OMD serves as a safe place for minority students

Published by adviser, Author: Megan Bush - Rocket Contributor, Date: March 3, 2016
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The Office of Multicultural Development (OMD) serves as a force for positive interactions between cultures on Slippery Rock’s campus. It’s a place where minority students on campus can go to talk, discuss their feelings and to feel safe.

The mission of the OMD is to provide comprehensive development of all students through the promotion of global awareness, cultural competence and social responsibility. Included in the OMD are clubs and organizations such as RockOUT, Black Action Society (BAS), Student Organization of Latinos, Hispanic and Allies (SOL) and Feminist Majority Leadership Alliance (FMLA), to name a few.

Senior communication major and President of BAS, Yonshalae Powell said BAS strives to promote African American experiences on a predominately white campus, while serving as a support system for the African American community and encouraging students of all races and ethnicities to get involved.

Powell said BAS holds various social and educational events every year, such as their annual Homecoming party, the Ebony Ball, Pre-Kwanzaa and the Black Arts Festival. She said BAS also hosts cookouts at the beginning and end of every year, and that they’re always looking for and incorporating new ideas.

BAS meets biweekly on Thursdays at 5:30 p.m. on the third floor of the Student Center, and their meetings typically consist of discussions about upcoming events or recent happenings in the media.

Powell also mentioned that there is a big misconception about those who are welcomed at BAS meetings and events. Many students believe that BAS is a black-only organization, and that is far from the truth, Powell said.

“All students are welcome,” Powell said. “It shows that someone is an ally and that they support us.”

RockOUT is the LGBTQIA++ organization on campus. Sophomore psychology major and information systems minor and President of RockOUT, Morgan Scott said RockOUT represents for all rights, including equality, gay rights and trans rights.

“We hope to promote a safe place on campus,” Scott said.

RockOUT hosts fun and educational events on campus, such as the annual Drag Show and various events during Pride Week every year, Scott said. Scott said that this semester, RockOUT will be involved with a Lavender Graduation event on campus hosted by GISO, the President’s Commission for Gender Identity and Sexual Orientation.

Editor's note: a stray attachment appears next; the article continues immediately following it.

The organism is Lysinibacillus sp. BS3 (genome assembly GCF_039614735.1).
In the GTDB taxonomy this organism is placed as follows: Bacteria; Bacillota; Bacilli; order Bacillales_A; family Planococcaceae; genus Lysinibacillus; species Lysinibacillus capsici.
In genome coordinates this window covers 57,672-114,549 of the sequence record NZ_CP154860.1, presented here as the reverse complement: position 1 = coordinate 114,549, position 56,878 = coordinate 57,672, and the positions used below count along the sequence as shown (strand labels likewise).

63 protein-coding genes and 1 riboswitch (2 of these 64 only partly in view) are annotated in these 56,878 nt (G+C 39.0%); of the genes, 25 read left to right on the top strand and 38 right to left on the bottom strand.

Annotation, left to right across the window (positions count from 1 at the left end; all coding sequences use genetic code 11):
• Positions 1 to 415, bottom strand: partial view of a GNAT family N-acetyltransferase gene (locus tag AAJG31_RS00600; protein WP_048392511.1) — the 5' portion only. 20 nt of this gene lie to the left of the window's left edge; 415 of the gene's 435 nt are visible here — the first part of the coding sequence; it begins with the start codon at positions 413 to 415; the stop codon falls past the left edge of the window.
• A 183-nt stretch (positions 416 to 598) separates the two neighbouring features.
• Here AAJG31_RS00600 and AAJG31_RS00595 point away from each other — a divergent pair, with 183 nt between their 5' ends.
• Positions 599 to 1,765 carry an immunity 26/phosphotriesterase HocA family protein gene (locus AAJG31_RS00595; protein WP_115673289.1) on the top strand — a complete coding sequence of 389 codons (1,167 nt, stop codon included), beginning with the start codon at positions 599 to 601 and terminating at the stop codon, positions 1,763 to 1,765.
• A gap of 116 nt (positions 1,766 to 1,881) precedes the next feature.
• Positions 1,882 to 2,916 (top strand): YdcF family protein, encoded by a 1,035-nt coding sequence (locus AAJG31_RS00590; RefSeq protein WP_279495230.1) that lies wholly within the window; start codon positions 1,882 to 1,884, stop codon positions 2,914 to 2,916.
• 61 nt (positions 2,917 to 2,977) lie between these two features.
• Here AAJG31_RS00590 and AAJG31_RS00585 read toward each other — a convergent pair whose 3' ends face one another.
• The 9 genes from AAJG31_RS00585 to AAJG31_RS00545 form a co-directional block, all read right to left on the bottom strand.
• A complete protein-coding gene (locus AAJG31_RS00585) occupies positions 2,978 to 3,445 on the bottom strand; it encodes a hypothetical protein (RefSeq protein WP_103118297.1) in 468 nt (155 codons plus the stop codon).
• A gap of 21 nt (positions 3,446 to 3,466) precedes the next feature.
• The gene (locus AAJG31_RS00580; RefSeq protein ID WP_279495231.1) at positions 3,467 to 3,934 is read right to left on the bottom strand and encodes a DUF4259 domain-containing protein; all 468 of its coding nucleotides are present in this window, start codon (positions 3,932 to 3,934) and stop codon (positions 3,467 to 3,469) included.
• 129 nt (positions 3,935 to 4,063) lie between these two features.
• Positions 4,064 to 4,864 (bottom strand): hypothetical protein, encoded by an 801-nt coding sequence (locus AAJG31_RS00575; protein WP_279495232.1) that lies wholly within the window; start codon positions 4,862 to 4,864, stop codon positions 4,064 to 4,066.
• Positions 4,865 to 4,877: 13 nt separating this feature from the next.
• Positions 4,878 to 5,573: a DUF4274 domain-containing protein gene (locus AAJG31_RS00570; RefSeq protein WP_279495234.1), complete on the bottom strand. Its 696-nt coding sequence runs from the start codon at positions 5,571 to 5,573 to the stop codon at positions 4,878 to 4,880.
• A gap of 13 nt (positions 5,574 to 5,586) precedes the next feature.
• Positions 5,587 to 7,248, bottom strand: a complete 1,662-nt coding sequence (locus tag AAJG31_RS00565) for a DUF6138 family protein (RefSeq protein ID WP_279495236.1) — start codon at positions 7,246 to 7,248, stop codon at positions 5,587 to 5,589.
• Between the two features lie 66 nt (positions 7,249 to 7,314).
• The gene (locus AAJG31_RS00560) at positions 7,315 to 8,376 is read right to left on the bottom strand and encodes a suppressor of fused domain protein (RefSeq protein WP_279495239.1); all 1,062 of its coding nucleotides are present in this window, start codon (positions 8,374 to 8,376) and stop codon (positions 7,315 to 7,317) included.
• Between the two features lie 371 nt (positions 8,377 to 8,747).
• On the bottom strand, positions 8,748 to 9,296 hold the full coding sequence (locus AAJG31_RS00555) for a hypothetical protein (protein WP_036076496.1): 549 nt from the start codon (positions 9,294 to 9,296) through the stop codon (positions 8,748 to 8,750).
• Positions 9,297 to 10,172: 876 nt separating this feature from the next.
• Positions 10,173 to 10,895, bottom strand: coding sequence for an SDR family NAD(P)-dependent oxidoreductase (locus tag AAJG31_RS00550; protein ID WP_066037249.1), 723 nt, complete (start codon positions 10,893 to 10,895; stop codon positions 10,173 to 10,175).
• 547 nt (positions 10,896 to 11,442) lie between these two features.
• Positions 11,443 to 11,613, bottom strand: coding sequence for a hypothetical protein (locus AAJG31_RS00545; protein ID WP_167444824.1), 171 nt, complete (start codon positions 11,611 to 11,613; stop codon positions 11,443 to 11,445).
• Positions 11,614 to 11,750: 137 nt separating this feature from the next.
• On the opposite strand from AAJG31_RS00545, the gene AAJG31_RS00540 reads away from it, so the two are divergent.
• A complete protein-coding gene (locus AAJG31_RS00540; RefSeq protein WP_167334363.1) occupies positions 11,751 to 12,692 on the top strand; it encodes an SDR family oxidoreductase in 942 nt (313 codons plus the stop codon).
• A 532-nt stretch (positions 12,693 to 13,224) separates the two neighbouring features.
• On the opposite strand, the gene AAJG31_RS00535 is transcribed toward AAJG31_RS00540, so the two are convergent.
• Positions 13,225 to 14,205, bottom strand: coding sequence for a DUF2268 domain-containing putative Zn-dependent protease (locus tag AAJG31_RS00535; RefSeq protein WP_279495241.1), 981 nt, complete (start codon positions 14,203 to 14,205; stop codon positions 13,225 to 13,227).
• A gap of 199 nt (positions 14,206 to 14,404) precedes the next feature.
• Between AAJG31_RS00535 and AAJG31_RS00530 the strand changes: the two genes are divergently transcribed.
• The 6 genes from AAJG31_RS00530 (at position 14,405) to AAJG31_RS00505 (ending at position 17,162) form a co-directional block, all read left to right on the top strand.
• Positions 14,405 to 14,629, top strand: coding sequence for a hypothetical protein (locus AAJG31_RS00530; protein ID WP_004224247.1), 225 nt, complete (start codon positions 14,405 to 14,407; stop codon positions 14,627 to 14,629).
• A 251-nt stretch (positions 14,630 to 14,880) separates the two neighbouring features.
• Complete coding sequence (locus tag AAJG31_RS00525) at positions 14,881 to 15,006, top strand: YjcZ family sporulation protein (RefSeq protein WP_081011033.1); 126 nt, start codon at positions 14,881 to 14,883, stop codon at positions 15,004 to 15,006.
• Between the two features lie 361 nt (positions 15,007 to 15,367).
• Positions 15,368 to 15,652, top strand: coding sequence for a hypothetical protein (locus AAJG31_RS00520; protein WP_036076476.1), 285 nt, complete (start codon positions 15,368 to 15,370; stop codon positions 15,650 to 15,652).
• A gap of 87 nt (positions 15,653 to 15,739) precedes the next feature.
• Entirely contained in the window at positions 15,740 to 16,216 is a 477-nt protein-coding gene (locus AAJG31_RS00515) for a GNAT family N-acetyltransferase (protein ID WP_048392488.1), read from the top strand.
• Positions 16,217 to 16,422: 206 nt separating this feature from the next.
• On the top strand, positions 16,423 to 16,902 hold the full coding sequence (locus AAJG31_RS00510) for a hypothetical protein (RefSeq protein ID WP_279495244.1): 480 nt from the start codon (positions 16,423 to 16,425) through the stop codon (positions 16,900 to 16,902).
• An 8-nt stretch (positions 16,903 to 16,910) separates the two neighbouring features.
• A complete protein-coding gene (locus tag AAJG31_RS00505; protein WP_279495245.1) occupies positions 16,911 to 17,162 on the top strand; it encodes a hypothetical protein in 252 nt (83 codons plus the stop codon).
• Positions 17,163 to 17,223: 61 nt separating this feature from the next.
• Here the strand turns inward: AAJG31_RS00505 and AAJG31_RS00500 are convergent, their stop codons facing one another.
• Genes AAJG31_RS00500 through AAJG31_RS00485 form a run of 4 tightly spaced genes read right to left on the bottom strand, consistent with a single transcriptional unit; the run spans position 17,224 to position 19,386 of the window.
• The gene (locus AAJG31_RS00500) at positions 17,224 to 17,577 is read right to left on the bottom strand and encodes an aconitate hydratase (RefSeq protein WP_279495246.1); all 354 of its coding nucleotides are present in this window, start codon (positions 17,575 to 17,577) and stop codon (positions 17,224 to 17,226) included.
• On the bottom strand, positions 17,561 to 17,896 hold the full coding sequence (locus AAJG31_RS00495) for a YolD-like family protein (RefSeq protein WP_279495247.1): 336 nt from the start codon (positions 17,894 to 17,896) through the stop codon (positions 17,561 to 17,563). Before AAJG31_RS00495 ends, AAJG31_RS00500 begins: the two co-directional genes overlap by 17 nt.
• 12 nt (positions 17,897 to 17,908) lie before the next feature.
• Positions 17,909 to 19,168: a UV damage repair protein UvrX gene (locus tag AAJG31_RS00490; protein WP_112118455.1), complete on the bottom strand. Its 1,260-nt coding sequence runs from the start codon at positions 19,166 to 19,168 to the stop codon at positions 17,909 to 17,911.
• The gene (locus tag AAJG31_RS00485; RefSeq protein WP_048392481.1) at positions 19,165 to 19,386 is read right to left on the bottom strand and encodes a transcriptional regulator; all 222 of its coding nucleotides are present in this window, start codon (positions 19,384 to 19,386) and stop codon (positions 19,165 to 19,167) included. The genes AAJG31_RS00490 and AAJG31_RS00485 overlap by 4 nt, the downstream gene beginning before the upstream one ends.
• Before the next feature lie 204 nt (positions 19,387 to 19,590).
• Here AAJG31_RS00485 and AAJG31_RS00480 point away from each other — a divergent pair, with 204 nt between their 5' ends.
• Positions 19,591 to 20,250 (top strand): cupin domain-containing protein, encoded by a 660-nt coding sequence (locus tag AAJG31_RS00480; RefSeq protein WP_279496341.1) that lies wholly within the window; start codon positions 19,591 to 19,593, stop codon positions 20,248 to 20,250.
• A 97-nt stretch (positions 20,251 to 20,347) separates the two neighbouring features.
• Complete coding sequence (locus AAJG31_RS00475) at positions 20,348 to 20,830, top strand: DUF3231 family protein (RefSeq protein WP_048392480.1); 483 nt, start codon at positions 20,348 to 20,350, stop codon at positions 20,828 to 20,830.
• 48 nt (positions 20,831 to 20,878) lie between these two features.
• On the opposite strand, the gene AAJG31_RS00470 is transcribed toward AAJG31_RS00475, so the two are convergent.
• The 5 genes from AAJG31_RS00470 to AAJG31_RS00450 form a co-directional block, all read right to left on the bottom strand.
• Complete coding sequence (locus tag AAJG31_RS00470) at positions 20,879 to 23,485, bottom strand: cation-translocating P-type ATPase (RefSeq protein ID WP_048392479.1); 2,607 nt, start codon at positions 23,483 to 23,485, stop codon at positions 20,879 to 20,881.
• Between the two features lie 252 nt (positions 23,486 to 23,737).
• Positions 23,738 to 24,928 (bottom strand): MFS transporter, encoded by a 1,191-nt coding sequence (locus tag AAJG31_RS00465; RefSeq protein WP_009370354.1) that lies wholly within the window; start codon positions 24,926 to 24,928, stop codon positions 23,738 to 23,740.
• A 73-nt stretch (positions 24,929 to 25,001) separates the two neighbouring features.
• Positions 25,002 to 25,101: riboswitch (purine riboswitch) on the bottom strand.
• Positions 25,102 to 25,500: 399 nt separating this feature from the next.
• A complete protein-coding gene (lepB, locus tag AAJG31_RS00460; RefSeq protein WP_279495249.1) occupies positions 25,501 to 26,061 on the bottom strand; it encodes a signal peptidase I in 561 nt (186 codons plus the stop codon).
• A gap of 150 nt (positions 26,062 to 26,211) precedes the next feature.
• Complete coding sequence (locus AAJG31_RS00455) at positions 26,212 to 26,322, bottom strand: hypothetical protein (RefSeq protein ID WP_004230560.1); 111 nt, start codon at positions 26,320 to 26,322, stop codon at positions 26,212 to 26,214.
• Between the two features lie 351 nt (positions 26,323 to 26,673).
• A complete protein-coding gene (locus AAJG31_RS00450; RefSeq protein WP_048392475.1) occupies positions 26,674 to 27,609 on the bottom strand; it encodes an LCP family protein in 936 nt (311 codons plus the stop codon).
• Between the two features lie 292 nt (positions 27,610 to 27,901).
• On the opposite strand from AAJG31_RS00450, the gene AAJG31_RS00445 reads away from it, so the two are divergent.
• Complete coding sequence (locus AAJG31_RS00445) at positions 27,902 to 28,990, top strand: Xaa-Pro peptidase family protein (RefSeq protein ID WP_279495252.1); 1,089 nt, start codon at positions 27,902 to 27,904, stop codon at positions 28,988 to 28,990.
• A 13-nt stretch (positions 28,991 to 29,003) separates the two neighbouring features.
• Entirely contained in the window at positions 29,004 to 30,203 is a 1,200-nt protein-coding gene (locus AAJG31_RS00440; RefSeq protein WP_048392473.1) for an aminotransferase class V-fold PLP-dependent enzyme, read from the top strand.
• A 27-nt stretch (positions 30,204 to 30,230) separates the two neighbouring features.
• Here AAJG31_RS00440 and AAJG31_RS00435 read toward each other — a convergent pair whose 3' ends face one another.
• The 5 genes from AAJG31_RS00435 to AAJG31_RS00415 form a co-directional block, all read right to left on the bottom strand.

Scott also said that RockOUT is not only for members of the LGBTQIA++ community; straight allies are always welcome at any meeting or event. RockOUT currently meets every Tuesday at 8 p.m. in room 321 in the Student Center.

Yadira Lupian-Lua, senior public relations major and professional Spanish minor and president of SOL, said SOL works to spread awareness about culture, and is open to anyone who enjoys culture and is willing to learn.

SOL meets bi-weekly on Mondays at 6 p.m. in room 320 in the Student Center. Lupian-Lua said that the meetings usually start with an ice-breaker, then they discuss their upcoming events. SOL attends events hosted by other clubs, as well, as Lupian-Lua believes that clubs and organizations should “help one another by supporting one another.”

Lupian-Lua said that SOL aims to work as a team through collaboration and cooperation within the organization, as well as with other groups and clubs on campus. This semester, SOL is hosting an event called Cien Fuego, which Lupian-Lua described as a Latin-infused interactive art exhibit.

“I think it’s really important, especially for incoming freshmen, to be able to step away from their comfort zone,” Lupian-Lua said. “It’s good to feel a certain amount of discomfort, and students should embrace different types of environments and cultures.”

Sophomore secondary English education major and President of FMLA, Victoria Davis said FMLA is an alliance of feminists who work to promote gender equality and leadership of women on the Slippery Rock campus.

“Feminism is the belief that genders are equal,” Davis said. “We are not man-haters. We have men, we have women, we have students who identify as transgender. This is a place for everyone.”

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